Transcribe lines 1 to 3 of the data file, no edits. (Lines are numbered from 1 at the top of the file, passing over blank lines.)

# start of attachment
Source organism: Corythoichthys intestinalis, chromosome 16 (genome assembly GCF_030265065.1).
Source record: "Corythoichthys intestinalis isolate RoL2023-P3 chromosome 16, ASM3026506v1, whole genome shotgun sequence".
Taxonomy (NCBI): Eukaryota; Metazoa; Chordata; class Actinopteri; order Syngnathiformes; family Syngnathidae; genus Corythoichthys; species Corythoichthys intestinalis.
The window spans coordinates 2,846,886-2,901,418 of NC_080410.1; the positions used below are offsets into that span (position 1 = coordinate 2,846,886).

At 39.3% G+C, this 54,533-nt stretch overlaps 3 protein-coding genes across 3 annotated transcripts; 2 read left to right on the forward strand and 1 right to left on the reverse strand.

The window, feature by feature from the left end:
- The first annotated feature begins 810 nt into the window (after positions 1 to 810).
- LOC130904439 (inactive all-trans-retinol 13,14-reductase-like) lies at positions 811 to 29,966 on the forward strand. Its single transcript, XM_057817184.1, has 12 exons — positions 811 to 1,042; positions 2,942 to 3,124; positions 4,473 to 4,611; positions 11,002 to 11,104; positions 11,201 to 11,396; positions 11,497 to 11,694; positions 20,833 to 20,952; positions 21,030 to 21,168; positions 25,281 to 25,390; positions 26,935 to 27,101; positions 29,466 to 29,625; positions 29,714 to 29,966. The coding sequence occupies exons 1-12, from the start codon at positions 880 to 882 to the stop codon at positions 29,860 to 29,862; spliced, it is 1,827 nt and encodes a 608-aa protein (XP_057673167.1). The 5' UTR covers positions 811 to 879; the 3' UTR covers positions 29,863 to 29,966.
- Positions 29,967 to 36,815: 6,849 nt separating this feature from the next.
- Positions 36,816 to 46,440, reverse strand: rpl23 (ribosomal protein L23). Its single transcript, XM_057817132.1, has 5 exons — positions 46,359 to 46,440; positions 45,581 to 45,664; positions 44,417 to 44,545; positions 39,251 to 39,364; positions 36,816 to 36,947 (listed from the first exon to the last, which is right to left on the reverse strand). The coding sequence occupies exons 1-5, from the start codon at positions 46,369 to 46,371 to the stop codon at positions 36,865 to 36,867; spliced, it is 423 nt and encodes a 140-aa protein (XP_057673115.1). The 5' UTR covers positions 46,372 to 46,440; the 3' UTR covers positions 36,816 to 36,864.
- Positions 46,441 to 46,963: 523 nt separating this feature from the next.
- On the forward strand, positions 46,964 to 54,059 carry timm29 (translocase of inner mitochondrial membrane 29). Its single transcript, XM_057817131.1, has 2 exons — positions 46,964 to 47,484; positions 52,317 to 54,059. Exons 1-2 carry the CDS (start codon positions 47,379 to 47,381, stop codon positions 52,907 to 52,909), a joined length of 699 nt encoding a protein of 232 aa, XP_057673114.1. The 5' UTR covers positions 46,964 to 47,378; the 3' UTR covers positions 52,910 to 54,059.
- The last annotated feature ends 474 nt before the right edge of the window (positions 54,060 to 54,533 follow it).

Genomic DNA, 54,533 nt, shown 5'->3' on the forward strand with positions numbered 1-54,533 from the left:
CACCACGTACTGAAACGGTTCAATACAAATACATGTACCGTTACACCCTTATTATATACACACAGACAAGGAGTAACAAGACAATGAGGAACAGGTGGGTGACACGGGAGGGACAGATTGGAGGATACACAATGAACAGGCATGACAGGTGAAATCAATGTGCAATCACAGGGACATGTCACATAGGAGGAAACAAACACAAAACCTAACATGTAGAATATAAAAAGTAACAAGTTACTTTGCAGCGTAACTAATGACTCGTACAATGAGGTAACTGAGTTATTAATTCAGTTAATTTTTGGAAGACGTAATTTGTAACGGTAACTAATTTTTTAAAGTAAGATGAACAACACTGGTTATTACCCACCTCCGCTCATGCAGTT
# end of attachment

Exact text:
Source organism: Corythoichthys intestinalis, chromosome 16 (genome assembly GCF_030265065.1).
Source record: "Corythoichthys intestinalis isolate RoL2023-P3 chromosome 16, ASM3026506v1, whole genome shotgun sequence".
Taxonomy (NCBI): Eukaryota; Metazoa; Chordata; class Actinopteri; order Syngnathiformes; family Syngnathidae; genus Corythoichthys; species Corythoichthys intestinalis.